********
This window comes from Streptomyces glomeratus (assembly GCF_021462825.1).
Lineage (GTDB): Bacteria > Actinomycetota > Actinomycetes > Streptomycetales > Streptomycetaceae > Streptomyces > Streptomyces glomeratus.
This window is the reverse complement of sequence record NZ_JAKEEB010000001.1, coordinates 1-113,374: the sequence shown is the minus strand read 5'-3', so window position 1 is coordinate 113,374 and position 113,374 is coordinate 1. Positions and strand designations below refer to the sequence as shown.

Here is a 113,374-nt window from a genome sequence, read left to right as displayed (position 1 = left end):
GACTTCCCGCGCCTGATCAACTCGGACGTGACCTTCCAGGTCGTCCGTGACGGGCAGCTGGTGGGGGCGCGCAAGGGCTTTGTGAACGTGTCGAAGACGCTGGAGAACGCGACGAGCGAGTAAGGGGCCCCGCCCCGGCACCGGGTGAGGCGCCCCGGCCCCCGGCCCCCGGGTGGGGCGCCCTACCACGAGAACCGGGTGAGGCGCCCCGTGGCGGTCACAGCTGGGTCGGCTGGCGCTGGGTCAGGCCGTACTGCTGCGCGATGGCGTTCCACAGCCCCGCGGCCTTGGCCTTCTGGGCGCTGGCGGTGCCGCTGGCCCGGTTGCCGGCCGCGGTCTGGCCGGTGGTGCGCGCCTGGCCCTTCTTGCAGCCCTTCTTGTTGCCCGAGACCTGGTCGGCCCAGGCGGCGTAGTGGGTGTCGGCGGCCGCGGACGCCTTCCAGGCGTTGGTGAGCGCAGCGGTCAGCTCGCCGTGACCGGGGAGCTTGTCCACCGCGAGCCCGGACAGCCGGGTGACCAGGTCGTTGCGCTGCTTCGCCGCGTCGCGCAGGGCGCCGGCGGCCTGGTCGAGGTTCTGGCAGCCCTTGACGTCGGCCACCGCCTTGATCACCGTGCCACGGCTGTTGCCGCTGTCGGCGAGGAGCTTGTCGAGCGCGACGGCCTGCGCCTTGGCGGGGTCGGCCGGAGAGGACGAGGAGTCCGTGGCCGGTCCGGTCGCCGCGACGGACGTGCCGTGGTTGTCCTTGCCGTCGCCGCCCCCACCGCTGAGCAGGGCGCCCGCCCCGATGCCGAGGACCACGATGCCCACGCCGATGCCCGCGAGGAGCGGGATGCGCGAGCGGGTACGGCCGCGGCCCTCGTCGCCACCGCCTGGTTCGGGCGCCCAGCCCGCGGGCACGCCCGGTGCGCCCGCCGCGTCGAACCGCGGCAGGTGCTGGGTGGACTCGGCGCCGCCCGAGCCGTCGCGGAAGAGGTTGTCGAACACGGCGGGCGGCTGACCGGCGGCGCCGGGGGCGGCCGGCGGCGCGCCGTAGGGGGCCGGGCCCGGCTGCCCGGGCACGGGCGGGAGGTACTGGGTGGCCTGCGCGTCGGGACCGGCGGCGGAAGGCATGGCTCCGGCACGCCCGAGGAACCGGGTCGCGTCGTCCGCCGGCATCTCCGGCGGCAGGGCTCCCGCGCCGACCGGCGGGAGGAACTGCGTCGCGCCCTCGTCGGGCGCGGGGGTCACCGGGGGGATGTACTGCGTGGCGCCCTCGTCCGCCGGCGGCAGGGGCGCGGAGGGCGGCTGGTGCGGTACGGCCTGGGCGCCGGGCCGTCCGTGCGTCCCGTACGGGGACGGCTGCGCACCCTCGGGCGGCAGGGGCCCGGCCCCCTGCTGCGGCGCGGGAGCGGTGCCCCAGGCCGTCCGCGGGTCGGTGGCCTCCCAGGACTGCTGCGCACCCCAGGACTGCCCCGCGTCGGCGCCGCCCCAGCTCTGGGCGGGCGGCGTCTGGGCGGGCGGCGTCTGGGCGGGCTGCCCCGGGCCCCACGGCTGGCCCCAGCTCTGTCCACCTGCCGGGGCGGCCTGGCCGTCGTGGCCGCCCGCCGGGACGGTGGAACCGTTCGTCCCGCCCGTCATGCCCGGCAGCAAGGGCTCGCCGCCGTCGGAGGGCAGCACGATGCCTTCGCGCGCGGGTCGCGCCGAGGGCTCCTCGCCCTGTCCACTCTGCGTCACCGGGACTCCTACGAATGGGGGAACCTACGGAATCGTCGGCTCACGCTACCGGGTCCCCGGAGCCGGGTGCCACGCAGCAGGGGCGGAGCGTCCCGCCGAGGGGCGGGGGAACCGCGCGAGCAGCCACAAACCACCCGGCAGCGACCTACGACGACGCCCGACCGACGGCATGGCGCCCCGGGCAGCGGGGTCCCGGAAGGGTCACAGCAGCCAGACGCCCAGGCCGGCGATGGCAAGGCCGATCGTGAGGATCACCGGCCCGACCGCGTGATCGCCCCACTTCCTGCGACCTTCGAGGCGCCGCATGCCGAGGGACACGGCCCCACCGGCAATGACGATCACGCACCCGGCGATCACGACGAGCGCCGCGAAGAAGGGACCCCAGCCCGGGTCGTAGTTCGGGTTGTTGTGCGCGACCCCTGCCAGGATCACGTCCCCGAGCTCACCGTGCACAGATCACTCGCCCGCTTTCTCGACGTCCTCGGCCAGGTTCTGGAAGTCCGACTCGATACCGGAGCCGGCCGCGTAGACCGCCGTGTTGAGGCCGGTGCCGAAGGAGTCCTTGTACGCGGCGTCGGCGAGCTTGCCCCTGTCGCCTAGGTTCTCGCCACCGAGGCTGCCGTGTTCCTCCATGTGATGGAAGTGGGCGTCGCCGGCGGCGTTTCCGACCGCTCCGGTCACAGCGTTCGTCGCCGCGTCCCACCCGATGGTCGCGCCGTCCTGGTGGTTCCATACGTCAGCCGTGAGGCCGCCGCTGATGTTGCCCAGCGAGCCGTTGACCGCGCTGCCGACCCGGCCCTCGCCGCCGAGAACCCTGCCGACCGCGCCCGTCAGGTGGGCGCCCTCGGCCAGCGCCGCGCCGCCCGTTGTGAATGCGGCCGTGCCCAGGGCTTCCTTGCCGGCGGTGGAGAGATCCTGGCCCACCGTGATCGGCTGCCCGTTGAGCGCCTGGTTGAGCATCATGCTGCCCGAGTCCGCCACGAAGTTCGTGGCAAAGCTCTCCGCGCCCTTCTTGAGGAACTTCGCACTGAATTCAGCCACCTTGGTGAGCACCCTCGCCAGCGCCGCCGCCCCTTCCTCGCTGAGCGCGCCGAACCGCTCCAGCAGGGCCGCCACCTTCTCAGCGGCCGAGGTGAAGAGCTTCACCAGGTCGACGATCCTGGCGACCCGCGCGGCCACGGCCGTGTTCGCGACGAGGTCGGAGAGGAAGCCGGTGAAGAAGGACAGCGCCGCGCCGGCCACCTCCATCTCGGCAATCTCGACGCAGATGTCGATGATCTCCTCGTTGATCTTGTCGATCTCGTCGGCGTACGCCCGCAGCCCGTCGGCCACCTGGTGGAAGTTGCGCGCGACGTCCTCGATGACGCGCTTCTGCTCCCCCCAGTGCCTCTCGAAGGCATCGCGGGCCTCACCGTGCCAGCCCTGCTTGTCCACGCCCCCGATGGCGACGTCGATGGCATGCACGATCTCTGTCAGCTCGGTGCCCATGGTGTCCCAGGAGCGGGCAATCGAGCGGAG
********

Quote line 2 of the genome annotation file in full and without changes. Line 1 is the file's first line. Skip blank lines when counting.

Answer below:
Lineage (GTDB): Bacteria > Actinomycetota > Actinomycetes > Streptomycetales > Streptomycetaceae > Streptomyces > Streptomyces glomeratus.